Culling

August 5, 2002.”

That’s the date of the issue of The New York­er I just tossed onto the grow­ing stack on the floor. It is is one of the last rem­nants from the year I actu­al­ly sub­scribed to the icon­ic mag­a­zine. I had pre­served it this long because there was a pro­file of sculp­tor Richard Ser­ra that I want­ed to read. I still do, in fact, want to read it (even though I only know of him from his appear­ance in the cli­mac­tic sequence of Matthew Barney’s film Cre­mas­ter 3), but I have elect­ed to take hold of the six sheets that com­prise the arti­cle in ques­tion, tear them neat­ly from the mag­a­zine, and place them, sta­pled, in a file fold­er to await the day when I either a) find time to actu­al­ly read the piece, or b) enter the next stage in my abil­i­ty to win­now my per­son­al effects, and sim­ply dis­card it unread with the knowl­edge that, if my life is still not quite what I would wish, it is prob­a­bly not due to my lack of knowl­edge on this par­tic­u­lar top­ic.

I am what might be called a keep­er. (You might also say “hoard­er” but I would pre­fer if you did not.) I keep things. It is what I do. But I am learn­ing to be more selec­tive about what things I keep, and more to the point, I am learn­ing to part with many of the things I have been keep­ing for far too long. The col­lec­tion of New York­ers has already gone from a tee­ter­ing waist-high tow­er in the cor­ner of the room to four of those book­shelf mag­a­zine files, and soon that will be reduced to a sin­gle file fold­er marked “To Be Read”, which will be filed away and for­got­ten about while I decide what to do with the rough­ly ten lin­ear inch­es of shelf space that are sud­den­ly unoc­cu­pied on top of the book­case.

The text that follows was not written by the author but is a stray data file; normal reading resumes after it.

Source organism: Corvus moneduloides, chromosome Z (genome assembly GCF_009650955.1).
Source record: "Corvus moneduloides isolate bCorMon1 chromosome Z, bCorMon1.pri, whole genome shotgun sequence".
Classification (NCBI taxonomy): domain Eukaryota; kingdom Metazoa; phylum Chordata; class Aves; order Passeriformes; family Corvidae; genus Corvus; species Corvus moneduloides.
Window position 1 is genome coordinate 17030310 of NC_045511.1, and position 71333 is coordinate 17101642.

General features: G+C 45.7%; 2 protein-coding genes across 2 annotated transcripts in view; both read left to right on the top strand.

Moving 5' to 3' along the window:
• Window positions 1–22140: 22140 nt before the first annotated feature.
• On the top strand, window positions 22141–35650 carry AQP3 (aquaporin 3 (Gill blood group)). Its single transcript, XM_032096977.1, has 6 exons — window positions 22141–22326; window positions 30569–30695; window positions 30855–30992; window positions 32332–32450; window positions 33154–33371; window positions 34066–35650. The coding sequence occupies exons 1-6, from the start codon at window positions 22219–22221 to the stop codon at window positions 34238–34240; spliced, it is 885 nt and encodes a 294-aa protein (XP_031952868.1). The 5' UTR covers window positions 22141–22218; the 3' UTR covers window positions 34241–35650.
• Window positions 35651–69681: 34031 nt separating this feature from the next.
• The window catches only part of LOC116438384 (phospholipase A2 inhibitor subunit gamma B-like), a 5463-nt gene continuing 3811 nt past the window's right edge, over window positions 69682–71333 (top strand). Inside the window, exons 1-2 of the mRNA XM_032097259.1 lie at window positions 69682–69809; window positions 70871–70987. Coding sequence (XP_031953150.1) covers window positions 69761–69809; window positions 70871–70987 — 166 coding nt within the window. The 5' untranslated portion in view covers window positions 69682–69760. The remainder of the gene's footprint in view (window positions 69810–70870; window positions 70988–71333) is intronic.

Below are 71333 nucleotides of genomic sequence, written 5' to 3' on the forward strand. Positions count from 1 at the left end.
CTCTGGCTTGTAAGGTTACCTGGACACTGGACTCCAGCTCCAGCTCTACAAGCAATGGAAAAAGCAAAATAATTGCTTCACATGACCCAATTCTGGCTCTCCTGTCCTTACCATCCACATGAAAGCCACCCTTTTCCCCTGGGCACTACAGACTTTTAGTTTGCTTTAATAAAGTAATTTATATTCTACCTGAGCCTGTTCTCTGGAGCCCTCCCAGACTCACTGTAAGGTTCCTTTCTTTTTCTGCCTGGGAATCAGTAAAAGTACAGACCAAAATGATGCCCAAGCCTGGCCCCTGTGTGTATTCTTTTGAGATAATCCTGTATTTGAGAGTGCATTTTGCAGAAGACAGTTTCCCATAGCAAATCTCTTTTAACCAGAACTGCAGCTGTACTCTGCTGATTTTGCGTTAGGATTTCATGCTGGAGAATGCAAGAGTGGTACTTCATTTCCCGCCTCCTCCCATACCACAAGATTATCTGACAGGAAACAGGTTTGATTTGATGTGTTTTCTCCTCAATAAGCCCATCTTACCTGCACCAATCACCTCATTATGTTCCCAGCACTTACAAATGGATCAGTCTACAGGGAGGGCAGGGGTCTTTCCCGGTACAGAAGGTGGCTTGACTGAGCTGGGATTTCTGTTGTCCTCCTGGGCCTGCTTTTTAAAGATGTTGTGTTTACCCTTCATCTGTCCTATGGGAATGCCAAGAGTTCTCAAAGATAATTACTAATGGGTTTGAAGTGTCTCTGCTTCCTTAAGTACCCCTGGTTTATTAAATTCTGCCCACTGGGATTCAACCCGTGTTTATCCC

It is inter­est­ing to me (and per­haps only to me) that I think of the verb culling to describe this process. Drawn from my agri­cul­tur­al child­hood, culling implies for me a harsh real­i­ty, a vio­lent process that, free of mal­ice, is dri­ven by prac­ti­cal­i­ty rather than cru­el­ty. Culling is when you walk into the chick­en coop and decide which birds are to be kept, and which ones are to be clean­ly decap­i­tat­ed and left to flop bleed­ing across the snow-cov­ered yard. That is how I am approach­ing this process. This quan­ti­ty of print­ed mate­r­i­al has to be culled; I have to swift­ly and effi­cient­ly decide what I am real­ly going to read either imme­di­ate­ly or at some unde­ter­mined future date — and then dis­card the rest and move toward a less-clut­tered life.

2 Comments

  1. That is, I think, the most bru­tal descrip­tion of de-clut­ter­ing I’ve ever read. I remem­ber that pro­file of Ser­ra, though. I’ve always been inter­est­ed in him. Char­lie Rose did an exten­sive inter­view with him among some of his work.

    Brady

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